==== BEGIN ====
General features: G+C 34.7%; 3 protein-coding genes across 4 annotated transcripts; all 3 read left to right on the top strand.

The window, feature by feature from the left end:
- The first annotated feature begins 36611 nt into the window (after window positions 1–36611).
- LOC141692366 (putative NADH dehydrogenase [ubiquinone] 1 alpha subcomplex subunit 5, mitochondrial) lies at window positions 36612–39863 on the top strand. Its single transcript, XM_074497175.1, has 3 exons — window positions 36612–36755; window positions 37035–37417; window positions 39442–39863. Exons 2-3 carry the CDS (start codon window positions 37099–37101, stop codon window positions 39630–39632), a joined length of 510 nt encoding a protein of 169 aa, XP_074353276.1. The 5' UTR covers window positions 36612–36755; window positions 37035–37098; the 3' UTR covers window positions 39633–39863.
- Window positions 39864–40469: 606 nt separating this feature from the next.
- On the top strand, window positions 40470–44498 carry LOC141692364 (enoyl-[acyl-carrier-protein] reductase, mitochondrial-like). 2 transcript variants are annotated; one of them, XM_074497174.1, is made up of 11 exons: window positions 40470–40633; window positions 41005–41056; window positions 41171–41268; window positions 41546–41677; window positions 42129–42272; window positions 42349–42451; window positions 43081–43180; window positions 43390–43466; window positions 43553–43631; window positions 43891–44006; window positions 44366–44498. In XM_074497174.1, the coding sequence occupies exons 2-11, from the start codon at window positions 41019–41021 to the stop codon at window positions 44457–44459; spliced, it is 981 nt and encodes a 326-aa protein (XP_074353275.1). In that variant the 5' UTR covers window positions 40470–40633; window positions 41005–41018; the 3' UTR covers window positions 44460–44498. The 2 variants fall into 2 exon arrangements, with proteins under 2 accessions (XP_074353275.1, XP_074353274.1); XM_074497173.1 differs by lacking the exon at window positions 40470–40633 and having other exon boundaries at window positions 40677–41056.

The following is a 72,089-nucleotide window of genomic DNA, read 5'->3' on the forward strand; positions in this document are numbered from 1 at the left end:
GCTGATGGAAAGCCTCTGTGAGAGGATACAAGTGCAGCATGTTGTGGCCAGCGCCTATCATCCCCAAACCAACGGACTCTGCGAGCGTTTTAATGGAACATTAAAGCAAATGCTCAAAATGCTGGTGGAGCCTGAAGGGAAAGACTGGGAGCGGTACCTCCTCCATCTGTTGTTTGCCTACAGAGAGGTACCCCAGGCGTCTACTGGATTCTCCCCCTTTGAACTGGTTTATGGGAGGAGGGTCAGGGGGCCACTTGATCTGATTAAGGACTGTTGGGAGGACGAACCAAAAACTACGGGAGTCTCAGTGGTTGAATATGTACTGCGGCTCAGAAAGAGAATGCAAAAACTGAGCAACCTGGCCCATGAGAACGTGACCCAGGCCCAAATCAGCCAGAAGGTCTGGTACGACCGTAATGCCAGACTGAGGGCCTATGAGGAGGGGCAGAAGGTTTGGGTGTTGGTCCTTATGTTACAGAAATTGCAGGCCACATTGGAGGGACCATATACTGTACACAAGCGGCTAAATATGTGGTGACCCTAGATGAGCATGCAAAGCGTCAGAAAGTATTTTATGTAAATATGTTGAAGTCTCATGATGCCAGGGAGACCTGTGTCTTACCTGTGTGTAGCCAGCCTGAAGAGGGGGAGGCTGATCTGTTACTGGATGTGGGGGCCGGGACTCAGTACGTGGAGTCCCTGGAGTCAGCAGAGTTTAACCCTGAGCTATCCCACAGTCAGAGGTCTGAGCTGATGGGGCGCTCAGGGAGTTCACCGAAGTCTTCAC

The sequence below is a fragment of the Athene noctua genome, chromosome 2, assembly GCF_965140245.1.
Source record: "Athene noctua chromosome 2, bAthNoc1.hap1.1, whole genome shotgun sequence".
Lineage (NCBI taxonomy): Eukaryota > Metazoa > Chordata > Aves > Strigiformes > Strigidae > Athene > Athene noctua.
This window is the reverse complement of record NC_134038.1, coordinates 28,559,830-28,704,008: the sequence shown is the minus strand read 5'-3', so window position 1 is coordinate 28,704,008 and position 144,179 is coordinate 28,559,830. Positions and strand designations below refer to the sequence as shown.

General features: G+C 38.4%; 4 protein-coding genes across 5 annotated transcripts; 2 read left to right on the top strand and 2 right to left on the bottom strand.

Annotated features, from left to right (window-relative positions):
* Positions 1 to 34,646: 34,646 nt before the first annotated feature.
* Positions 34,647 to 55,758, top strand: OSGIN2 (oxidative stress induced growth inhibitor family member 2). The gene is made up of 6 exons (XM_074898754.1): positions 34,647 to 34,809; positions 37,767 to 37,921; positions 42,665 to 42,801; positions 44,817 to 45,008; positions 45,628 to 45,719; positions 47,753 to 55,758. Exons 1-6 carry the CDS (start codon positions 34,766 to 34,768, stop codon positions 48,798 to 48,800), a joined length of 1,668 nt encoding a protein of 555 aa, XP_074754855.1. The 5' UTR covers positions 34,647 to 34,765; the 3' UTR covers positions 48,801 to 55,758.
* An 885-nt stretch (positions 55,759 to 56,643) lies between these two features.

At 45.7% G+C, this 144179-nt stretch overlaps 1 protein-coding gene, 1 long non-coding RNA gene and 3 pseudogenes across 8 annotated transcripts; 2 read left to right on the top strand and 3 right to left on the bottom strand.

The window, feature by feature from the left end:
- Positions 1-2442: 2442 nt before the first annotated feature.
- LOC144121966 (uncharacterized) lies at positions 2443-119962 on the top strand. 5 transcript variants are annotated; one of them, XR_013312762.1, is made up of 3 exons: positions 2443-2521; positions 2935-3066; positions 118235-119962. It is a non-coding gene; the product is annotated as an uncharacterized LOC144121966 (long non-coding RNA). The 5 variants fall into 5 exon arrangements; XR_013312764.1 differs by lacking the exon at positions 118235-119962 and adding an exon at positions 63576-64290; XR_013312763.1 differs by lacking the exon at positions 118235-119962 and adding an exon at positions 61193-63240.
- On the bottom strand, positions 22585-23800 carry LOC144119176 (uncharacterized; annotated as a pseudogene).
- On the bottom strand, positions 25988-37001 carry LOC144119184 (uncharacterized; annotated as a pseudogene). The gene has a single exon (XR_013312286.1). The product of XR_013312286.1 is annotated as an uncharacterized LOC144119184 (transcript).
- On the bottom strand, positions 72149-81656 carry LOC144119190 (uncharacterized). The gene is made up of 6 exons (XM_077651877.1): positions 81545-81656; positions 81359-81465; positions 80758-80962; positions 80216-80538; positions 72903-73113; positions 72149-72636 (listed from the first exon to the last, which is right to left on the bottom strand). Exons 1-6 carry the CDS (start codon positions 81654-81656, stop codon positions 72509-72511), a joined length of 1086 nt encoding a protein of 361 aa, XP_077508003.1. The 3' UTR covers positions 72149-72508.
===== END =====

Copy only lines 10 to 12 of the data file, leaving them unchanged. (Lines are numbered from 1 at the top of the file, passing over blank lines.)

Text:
Source record: "Athene noctua chromosome 2, bAthNoc1.hap1.1, whole genome shotgun sequence".
Lineage (NCBI taxonomy): Eukaryota > Metazoa > Chordata > Aves > Strigiformes > Strigidae > Athene > Athene noctua.
This window is the reverse complement of record NC_134038.1, coordinates 28,559,830-28,704,008: the sequence shown is the minus strand read 5'-3', so window position 1 is coordinate 28,704,008 and position 144,179 is coordinate 28,559,830. Positions and strand designations below refer to the sequence as shown.